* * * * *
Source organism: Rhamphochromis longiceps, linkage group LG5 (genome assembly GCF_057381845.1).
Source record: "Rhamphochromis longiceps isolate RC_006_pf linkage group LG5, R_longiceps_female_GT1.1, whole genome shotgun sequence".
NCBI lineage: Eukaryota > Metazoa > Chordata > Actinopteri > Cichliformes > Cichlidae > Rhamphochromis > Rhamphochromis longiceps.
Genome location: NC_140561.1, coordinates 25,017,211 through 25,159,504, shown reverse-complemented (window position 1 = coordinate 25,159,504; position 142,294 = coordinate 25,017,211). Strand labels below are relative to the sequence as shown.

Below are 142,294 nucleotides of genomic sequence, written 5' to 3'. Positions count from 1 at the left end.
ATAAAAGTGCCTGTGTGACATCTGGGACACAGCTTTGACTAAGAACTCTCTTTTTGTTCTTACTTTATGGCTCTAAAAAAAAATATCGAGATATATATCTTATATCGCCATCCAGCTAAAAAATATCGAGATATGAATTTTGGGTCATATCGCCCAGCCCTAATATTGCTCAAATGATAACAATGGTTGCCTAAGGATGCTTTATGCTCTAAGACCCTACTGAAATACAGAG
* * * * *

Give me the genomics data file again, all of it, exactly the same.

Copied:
Source organism: Rhamphochromis longiceps, linkage group LG5 (genome assembly GCF_057381845.1).
Source record: "Rhamphochromis longiceps isolate RC_006_pf linkage group LG5, R_longiceps_female_GT1.1, whole genome shotgun sequence".
NCBI lineage: Eukaryota > Metazoa > Chordata > Actinopteri > Cichliformes > Cichlidae > Rhamphochromis > Rhamphochromis longiceps.
Genome location: NC_140561.1, coordinates 25,017,211 through 25,159,504, shown reverse-complemented (window position 1 = coordinate 25,159,504; position 142,294 = coordinate 25,017,211). Strand labels below are relative to the sequence as shown.

Below are 142,294 nucleotides of genomic sequence, written 5' to 3'. Positions count from 1 at the left end.
ATAAAAGTGCCTGTGTGACATCTGGGACACAGCTTTGACTAAGAACTCTCTTTTTGTTCTTACTTTATGGCTCTAAAAAAAAATATCGAGATATATATCTTATATCGCCATCCAGCTAAAAAATATCGAGATATGAATTTTGGGTCATATCGCCCAGCCCTAATATTGCTCAAATGATAACAATGGTTGCCTAAGGATGCTTTATGCTCTAAGACCCTACTGAAATACAGAG